For example, New Zealand Longline (a Sealord and Amaltal joint venture company) has been working hard to develop a special weighted line. This “autoline” has a lead core which makes it sink quickly, taking the baits out of the reach of birds. It also catches more of the target species.
Southern Seabird Solutions has also co-ordinated portside workshops for New Zealand fishers to educate skippers and crew about the issues and threats to seabirds, and sharing ideas and fishing practices that reduce seabird captures.
The Role of Southern Seabird Solutions
Southern Seabird Solutions was formed in 2002, and the charitable trust established in 2004 in response to the looming threat of seabird extinction from fishing practices.
Its purpose is to work with fishers throughout the southern hemisphere to develop and promote fishing practices that are safer for seabirds. Its members include fishers, representatives of the fishing industry, conservation organisations, marine eco-tourism operators and government agencies.
“A core premise of Southern Seabird Solutions is that fishers hold the keys to finding solutions to stopping seabird mortalities,” Janice Molloy says. “We help fishers pass on their knowledge, technology and skills to promote good practices in the longline and trawl fisheries.”
“The trust commissions research and provides publicity and recognition to fishers who are taking appropriate actions. It encourages ‘champions’ to spread the word about why they care about seabirds, and what they are doing to avoid catching them.”
The group’s scope extends beyond New Zealand’s Exclusive Economic Zone because seabirds that breed in New Zealand territory are global travellers, roaming the oceans as far afield as southern Africa, Australia, Japan, and North and South America.
Funding for the Trust’s projects come from a variety of sources both within and outside New Zealand, and include financial contributions from supporters, grants, sponsorship and services in kind.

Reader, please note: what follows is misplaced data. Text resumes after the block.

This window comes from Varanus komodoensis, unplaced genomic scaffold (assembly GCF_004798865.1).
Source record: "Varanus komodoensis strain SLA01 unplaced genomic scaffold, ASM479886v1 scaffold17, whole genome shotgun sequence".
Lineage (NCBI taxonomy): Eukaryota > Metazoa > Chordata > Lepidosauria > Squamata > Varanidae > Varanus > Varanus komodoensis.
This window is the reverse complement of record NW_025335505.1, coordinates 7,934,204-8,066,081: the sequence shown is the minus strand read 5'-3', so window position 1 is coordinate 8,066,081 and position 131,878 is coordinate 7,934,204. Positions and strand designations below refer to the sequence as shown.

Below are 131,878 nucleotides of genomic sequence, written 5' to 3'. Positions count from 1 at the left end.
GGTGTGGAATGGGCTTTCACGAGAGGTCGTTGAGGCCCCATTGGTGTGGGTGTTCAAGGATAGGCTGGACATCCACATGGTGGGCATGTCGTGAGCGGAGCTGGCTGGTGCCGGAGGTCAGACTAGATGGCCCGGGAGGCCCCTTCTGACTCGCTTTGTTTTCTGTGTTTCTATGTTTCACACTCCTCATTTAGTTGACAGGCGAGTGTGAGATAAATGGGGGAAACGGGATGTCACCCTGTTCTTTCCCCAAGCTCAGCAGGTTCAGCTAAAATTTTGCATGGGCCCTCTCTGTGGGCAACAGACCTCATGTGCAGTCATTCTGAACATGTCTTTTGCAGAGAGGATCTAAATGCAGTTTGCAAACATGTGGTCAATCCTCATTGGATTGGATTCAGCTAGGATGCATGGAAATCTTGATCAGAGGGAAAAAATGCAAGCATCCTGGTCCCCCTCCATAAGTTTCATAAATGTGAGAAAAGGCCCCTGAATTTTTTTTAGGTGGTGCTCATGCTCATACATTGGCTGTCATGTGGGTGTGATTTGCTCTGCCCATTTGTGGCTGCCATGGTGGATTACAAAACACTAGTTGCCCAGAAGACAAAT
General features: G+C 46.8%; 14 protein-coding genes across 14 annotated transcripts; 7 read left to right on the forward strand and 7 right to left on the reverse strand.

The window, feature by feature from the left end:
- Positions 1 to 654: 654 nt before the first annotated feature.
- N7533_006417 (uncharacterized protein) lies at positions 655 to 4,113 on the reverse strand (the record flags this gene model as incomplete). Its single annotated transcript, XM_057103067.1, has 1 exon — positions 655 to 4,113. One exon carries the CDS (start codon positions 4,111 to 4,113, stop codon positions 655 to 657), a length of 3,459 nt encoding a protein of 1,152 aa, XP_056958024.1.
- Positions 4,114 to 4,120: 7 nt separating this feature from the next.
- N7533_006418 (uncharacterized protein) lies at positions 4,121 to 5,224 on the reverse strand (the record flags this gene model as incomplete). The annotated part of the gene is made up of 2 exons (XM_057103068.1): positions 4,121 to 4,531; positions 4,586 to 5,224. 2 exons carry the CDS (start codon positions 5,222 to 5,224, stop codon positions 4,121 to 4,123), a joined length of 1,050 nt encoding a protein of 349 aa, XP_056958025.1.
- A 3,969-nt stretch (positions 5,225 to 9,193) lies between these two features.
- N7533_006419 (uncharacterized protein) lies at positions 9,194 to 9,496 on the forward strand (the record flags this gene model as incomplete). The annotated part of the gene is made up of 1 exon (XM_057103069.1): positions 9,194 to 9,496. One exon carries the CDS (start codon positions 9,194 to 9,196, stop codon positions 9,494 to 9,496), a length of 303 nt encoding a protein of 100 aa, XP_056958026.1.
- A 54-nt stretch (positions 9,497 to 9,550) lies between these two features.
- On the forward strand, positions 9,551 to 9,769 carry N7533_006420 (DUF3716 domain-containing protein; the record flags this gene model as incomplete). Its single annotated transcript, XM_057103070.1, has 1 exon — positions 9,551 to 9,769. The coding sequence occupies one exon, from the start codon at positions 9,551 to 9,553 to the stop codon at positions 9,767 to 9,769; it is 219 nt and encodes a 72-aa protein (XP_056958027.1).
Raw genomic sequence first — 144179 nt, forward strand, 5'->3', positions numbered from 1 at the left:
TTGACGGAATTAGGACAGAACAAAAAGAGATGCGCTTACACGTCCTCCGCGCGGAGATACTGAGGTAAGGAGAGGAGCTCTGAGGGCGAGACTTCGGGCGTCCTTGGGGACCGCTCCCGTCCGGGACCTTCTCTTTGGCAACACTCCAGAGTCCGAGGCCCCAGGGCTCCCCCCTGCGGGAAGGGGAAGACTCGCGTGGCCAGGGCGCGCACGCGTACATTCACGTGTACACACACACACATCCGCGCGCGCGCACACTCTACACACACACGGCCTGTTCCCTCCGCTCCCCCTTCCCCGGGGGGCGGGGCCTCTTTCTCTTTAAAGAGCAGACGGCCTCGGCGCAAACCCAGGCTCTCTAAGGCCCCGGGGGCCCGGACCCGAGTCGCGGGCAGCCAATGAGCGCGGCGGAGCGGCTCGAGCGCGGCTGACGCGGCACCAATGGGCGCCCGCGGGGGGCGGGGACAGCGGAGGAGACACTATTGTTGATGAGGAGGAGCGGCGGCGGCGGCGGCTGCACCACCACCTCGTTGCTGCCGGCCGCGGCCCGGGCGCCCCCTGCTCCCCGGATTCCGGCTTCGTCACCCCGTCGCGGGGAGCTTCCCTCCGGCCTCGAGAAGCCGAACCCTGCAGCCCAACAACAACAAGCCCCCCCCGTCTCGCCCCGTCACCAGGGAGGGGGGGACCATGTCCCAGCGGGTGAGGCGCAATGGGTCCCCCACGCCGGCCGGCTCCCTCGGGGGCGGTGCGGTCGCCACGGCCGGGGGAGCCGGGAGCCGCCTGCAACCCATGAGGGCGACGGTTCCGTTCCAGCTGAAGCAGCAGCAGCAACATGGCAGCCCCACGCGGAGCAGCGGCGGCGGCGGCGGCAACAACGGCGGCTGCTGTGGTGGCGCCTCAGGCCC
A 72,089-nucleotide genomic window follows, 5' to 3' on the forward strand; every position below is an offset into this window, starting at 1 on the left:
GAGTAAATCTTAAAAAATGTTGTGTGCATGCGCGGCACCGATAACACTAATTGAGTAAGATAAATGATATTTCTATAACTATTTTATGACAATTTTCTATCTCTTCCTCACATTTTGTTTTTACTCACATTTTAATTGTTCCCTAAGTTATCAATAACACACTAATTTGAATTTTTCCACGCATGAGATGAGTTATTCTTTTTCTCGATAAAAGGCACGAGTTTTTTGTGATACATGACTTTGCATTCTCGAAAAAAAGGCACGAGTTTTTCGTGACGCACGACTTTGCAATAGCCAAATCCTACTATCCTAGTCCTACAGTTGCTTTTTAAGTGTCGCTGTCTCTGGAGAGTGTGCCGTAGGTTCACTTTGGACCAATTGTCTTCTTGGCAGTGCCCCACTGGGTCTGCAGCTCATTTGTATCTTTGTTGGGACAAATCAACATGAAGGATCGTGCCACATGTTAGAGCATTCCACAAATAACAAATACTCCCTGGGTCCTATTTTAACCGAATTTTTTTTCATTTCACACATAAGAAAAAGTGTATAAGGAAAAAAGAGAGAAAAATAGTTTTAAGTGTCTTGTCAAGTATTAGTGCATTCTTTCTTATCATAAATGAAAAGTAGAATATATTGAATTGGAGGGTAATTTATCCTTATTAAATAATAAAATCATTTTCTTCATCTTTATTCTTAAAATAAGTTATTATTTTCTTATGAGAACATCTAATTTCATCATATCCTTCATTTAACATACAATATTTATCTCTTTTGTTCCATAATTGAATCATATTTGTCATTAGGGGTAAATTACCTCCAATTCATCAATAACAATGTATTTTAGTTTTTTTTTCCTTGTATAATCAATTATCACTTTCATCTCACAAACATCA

Its current and proposed projects include:
Fostering exchanges of crews and technologies between fleets in different countries; Hosting national and regional fishers forums to enable fishers from different fleets to exchange ideas and information; Employing advisory officers in South Africa and South America to work alongside skippers and crew; Encouraging countries to join the Agreement on the Conservation of Albatrosses and Petrels; Gathering and reviewing information about where birds feed, and their overlap with fisheries.
Thanking the Principal Sponsor
The display in the Royal Albatross Centre, Taiaroa Head, exists in large part thanks to the generosity of New Zealand seafood company, Sanford Limited.
Since 1999 Sanford Limited has adopted “Sustainable Seafood” as its motto and is a founder member of the New Zealand Business Council of Sustainable Development. Each year since 2000 it has published a comprehensive Sustainable Development Report (Triple Bottom Line) and became the first integrated seafood company in the world to obtain ISO 14001 certification – a status it maintains today.
Sanford Limited has been very active in seabird mitigation measures and is an active member of Southern Seabird Solutions. Its managing director, Eric Barratt, is a Southern Seabird Solutions Trustee, and vessel manager, Darryn Shaw, is on its management committee. Besides its organisational commitment, Sanford Limited strongly supports its skippers and crew to develop and use seabird-friendly fishing techniques and practices. One of its skippers, John Bennett, is a well-known seabird champion, and appears in the display.
Thanking Other Sponsors
The following organisations also generously contributed to the Southern Seabird Solutions display: WWF-New Zealand Department of Conservation OceanWings Wild Press